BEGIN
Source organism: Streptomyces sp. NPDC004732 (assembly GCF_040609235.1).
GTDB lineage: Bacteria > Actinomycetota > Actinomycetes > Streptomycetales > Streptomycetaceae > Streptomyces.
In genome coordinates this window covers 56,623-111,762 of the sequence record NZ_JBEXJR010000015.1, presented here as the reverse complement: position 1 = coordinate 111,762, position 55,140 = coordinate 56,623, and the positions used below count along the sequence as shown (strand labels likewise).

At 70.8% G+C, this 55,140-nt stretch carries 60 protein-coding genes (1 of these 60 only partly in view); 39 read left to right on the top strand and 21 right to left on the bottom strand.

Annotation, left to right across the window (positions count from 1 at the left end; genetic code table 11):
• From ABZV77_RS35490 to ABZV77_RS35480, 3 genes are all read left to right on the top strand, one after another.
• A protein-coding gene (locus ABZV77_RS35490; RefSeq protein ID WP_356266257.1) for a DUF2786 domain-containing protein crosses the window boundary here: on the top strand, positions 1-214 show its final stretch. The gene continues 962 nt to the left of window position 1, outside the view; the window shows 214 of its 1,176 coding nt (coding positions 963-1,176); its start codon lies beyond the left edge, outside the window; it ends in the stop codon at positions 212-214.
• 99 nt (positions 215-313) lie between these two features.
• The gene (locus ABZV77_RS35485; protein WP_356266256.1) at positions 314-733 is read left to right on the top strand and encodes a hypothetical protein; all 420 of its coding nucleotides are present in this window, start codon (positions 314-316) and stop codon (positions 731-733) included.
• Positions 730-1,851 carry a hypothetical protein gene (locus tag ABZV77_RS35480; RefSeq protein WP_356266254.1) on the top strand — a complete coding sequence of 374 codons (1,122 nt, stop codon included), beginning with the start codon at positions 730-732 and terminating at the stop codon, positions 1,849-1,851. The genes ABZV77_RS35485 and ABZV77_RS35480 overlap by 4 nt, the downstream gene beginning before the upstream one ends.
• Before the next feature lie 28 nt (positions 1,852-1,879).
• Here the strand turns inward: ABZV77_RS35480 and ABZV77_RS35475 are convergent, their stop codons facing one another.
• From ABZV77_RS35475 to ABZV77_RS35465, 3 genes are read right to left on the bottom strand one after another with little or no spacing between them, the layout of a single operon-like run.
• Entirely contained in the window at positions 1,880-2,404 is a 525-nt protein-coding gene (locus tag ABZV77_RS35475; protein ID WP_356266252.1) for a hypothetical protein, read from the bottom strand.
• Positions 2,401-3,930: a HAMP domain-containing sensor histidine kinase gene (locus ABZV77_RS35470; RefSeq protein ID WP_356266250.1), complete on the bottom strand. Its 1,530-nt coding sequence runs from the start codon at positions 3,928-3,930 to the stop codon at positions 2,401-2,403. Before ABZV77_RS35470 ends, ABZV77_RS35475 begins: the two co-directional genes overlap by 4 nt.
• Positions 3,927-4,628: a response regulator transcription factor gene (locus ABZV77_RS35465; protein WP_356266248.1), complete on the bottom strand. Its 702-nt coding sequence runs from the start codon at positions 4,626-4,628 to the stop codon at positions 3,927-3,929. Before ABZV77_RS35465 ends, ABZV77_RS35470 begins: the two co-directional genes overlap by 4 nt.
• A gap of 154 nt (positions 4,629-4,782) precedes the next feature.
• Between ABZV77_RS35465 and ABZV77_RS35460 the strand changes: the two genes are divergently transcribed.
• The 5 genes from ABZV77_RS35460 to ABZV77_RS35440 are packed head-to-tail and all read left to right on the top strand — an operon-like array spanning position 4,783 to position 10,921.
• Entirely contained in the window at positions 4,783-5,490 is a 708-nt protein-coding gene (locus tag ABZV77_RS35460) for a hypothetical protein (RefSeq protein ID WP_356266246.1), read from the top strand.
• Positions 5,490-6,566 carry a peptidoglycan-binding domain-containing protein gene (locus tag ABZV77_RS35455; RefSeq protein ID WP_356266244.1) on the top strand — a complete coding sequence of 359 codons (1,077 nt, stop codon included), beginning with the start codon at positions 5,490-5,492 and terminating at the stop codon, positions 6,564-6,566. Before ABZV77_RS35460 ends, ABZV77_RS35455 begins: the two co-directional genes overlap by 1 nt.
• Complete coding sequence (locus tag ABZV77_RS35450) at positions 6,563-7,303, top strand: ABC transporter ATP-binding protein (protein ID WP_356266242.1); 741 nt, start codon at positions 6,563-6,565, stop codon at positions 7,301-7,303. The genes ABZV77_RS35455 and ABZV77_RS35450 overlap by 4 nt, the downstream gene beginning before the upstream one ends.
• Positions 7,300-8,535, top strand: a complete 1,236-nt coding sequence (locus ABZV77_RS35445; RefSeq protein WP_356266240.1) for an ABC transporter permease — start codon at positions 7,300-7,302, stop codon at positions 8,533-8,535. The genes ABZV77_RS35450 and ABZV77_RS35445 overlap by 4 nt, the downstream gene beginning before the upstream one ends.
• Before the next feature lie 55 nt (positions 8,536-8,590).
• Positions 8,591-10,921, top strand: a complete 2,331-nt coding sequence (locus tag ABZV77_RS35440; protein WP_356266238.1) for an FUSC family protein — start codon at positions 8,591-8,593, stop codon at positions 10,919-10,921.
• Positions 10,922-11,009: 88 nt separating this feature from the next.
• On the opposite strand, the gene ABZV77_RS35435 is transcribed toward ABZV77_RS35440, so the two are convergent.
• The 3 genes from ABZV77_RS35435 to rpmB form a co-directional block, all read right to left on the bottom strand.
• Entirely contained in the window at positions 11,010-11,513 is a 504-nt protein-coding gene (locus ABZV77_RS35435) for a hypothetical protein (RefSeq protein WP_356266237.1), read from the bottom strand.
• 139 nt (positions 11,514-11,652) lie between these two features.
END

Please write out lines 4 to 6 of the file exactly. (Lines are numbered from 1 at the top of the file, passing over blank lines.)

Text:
At 70.8% G+C, this 55,140-nt stretch carries 60 protein-coding genes (1 of these 60 only partly in view); 39 read left to right on the top strand and 21 right to left on the bottom strand.

Annotation, left to right across the window (positions count from 1 at the left end; genetic code table 11):
• From ABZV77_RS35490 to ABZV77_RS35480, 3 genes are all read left to right on the top strand, one after another.